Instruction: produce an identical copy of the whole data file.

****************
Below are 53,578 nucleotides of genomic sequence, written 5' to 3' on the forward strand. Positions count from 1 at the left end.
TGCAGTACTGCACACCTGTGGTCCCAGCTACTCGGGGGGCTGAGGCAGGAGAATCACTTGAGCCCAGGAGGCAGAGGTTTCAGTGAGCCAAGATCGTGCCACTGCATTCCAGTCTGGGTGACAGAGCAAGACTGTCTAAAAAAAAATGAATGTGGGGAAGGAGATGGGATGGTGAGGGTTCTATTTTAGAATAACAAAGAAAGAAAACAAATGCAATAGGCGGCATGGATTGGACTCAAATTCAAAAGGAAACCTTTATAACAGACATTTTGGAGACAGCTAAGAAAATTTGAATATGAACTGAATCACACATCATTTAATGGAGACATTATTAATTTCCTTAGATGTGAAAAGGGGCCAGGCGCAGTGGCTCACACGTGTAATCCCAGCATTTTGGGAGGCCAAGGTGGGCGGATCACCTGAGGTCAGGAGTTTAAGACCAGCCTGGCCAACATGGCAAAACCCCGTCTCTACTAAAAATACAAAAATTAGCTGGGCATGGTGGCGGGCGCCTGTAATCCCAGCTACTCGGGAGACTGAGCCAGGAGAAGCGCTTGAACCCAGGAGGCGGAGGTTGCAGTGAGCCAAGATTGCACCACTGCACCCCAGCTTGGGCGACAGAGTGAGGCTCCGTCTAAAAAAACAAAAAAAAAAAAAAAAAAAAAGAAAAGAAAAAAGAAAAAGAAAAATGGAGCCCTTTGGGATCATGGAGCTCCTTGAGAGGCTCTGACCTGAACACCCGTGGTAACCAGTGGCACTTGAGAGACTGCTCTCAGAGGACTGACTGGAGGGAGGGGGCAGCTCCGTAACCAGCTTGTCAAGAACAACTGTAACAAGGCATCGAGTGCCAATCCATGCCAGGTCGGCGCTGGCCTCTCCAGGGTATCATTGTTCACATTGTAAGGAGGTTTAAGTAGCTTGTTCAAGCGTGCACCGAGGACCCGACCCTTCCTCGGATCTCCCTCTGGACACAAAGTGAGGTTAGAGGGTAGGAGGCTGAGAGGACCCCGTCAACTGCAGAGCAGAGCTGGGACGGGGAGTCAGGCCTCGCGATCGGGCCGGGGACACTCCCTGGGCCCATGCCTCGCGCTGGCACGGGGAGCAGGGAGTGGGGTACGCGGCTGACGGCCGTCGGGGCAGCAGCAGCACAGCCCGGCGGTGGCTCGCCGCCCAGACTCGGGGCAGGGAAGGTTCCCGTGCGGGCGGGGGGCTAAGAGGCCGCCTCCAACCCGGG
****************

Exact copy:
Below are 53,578 nucleotides of genomic sequence, written 5' to 3' on the forward strand. Positions count from 1 at the left end.
TGCAGTACTGCACACCTGTGGTCCCAGCTACTCGGGGGGCTGAGGCAGGAGAATCACTTGAGCCCAGGAGGCAGAGGTTTCAGTGAGCCAAGATCGTGCCACTGCATTCCAGTCTGGGTGACAGAGCAAGACTGTCTAAAAAAAAATGAATGTGGGGAAGGAGATGGGATGGTGAGGGTTCTATTTTAGAATAACAAAGAAAGAAAACAAATGCAATAGGCGGCATGGATTGGACTCAAATTCAAAAGGAAACCTTTATAACAGACATTTTGGAGACAGCTAAGAAAATTTGAATATGAACTGAATCACACATCATTTAATGGAGACATTATTAATTTCCTTAGATGTGAAAAGGGGCCAGGCGCAGTGGCTCACACGTGTAATCCCAGCATTTTGGGAGGCCAAGGTGGGCGGATCACCTGAGGTCAGGAGTTTAAGACCAGCCTGGCCAACATGGCAAAACCCCGTCTCTACTAAAAATACAAAAATTAGCTGGGCATGGTGGCGGGCGCCTGTAATCCCAGCTACTCGGGAGACTGAGCCAGGAGAAGCGCTTGAACCCAGGAGGCGGAGGTTGCAGTGAGCCAAGATTGCACCACTGCACCCCAGCTTGGGCGACAGAGTGAGGCTCCGTCTAAAAAAACAAAAAAAAAAAAAAAAAAAAAGAAAAGAAAAAAGAAAAAGAAAAATGGAGCCCTTTGGGATCATGGAGCTCCTTGAGAGGCTCTGACCTGAACACCCGTGGTAACCAGTGGCACTTGAGAGACTGCTCTCAGAGGACTGACTGGAGGGAGGGGGCAGCTCCGTAACCAGCTTGTCAAGAACAACTGTAACAAGGCATCGAGTGCCAATCCATGCCAGGTCGGCGCTGGCCTCTCCAGGGTATCATTGTTCACATTGTAAGGAGGTTTAAGTAGCTTGTTCAAGCGTGCACCGAGGACCCGACCCTTCCTCGGATCTCCCTCTGGACACAAAGTGAGGTTAGAGGGTAGGAGGCTGAGAGGACCCCGTCAACTGCAGAGCAGAGCTGGGACGGGGAGTCAGGCCTCGCGATCGGGCCGGGGACACTCCCTGGGCCCATGCCTCGCGCTGGCACGGGGAGCAGGGAGTGGGGTACGCGGCTGACGGCCGTCGGGGCAGCAGCAGCACAGCCCGGCGGTGGCTCGCCGCCCAGACTCGGGGCAGGGAAGGTTCCCGTGCGGGCGGGGGGCTAAGAGGCCGCCTCCAACCCGGG